Last weekend I visited West Charleston, VT for the wedding of a childhood friend. Until last week the only weddings I’d been part of were those of my parents’ friends and aunts and uncles. Now, quite suddenly, weddings within my cohort are taking my schedule by storm. This Vermont wedding was the first of four I’ll attend this summer alone, and everyone getting married in these weddings is within my age-range. I have been both honored and anxious to be included in everyone’s celebrations. It’s admittedly been a little challenging going from zero to sixty, and to transition from never having glimpsed a wedding registry to navigating the world of shower and wedding gifts, weekender travel details, and resisting over-committing. What I will say is that this wedding in Charleston was an incredible experience to kick start many years to come of wedding festivities. Vermont is gorgeous year-round, but the beautiful blue skies in combination with the intense green of the leaves and the clear mountain air provided an excellent little window into Charleston summers, and the perfect stage for a remarkable wedding.
Things that stood out to me in my short time in Charleston:
1. It doesn’t take very long to get from northeast Massachusetts to the northernmost part of Vermont. The day before the wedding I drove from Newburport, MA to West Charleston, VT (which is very close to Canada), and the drive took less than four hours. Hypothetically it could have been a day trip.
2. Eden Ice Cider is particularly delicious. The groom’s parents own Eden Orchards (where the wedding took place in West Charleston), and are the proprietors of Eden Ice Cider. I’m no cider expert, but I dabble and will occasionally get Angry Orchard cider or Magners. Until the wedding I hadn’t heard of Eden Ice Cider, but I loved it and will absolutely go out of my way to find it again. Eden Orchard was also responsible for a beverage at the wedding called Orleans Herbal aperitif cider, which was exquisite.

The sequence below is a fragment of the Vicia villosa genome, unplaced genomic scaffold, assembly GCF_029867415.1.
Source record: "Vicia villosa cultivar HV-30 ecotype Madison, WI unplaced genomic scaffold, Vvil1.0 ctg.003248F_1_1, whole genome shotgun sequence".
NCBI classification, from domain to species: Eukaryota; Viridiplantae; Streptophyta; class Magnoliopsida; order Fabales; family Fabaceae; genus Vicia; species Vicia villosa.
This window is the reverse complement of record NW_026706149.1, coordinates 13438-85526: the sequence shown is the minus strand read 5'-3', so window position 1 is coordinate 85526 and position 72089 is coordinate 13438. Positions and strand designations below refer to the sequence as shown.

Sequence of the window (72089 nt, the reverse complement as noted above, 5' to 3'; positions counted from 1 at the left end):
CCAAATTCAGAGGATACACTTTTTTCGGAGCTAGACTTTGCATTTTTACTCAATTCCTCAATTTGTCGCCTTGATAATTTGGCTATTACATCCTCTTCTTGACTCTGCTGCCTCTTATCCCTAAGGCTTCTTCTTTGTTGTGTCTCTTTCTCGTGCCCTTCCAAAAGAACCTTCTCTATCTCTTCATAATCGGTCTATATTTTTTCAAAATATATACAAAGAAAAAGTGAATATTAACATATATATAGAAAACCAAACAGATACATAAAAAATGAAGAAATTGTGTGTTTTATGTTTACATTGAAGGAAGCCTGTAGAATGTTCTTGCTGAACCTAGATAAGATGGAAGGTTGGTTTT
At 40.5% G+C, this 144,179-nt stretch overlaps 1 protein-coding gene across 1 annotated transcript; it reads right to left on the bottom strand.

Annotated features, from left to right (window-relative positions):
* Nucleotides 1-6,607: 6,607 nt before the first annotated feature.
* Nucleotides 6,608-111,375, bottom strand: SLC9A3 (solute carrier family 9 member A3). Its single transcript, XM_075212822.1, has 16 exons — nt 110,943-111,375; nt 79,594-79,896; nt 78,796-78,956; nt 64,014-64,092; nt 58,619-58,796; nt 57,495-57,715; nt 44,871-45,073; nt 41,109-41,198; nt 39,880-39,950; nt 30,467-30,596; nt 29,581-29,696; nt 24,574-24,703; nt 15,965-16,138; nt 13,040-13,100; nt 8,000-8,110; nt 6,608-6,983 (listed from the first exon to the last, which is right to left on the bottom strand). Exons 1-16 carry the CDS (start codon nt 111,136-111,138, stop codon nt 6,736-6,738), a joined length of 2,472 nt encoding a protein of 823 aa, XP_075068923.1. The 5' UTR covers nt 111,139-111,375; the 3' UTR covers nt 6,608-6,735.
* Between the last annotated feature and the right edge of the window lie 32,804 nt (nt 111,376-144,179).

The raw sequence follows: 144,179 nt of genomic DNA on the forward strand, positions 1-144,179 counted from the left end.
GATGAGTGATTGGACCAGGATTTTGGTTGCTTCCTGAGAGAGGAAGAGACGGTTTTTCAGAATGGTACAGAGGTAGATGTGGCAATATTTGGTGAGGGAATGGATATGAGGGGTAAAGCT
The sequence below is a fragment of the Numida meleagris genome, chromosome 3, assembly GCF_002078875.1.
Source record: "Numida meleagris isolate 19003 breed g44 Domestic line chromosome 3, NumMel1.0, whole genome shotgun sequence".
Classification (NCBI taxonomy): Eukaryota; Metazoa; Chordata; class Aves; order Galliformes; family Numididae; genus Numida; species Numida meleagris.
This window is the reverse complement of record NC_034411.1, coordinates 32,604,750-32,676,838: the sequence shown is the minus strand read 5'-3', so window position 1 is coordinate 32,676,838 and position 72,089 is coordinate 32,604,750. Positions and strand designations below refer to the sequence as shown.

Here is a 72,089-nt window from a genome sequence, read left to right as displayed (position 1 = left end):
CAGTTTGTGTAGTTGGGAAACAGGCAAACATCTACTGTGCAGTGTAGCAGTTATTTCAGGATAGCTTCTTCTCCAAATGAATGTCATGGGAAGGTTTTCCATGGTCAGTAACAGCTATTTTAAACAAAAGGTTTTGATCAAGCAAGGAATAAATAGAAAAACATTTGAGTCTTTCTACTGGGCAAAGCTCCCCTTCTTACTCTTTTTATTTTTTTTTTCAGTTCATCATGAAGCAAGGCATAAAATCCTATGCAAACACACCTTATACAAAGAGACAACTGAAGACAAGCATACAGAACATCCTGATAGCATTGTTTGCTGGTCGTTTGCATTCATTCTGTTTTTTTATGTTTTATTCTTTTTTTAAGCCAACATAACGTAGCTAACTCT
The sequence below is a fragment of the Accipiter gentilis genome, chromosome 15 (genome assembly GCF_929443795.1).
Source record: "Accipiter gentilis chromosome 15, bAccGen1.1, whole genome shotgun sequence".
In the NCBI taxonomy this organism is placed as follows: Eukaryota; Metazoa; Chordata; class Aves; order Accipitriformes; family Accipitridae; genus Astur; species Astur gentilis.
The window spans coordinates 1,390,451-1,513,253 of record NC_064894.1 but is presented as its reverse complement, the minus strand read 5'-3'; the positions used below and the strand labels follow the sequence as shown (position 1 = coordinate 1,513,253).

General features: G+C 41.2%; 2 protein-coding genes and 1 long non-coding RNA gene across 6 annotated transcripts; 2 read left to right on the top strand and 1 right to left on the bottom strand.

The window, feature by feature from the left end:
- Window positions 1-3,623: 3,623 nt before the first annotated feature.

3. I may have completely missed the mark with this one, but I drove around with a friend for a while looking for coffee shops and couldn’t find anything obvious, so we ended up getting coffee from 7-Eleven. We did, however, find a cute place to have breakfast in Newport called Brenda’s Homestyle Cookin’. The prices here were refreshingly low compared to breakfast in NYC and Boston, and the food was tasty as well.
4. Apparently Newport (right near West Charleston), is a popular place to stay for skiers because of its proximity to Jay Peak and other popular ski mountains. I stayed with a friend at Newport City Inn and Suites, but I also know a handful of people who camped and really enjoyed it. The hotel was reasonably priced and very comfortable, and featured a pool and hot tub that we unfortunately missed out on.
5. There is something so personal and magical about a wedding held on family property, and I loved that about this particular wedding. The setting was incredibly intimate, and the fact that the ceremony took place on land belonging to the groom’s parents was really charming. The bride, whom I’ve known forever, and contributions by her creative family, could be felt in every element of the ceremony and its design as well. Being welcomed onto the property felt like being ushered into the lives of both families, which is exactly how a wedding should feel.
I had a fantastic time in Vermont and was blown away by the beauty of the bride and her groom. It was fantastic to catch up with friends and to take a moment to escape the chaos of NYC, and Vermont was the perfect place for it. And now, onto the next!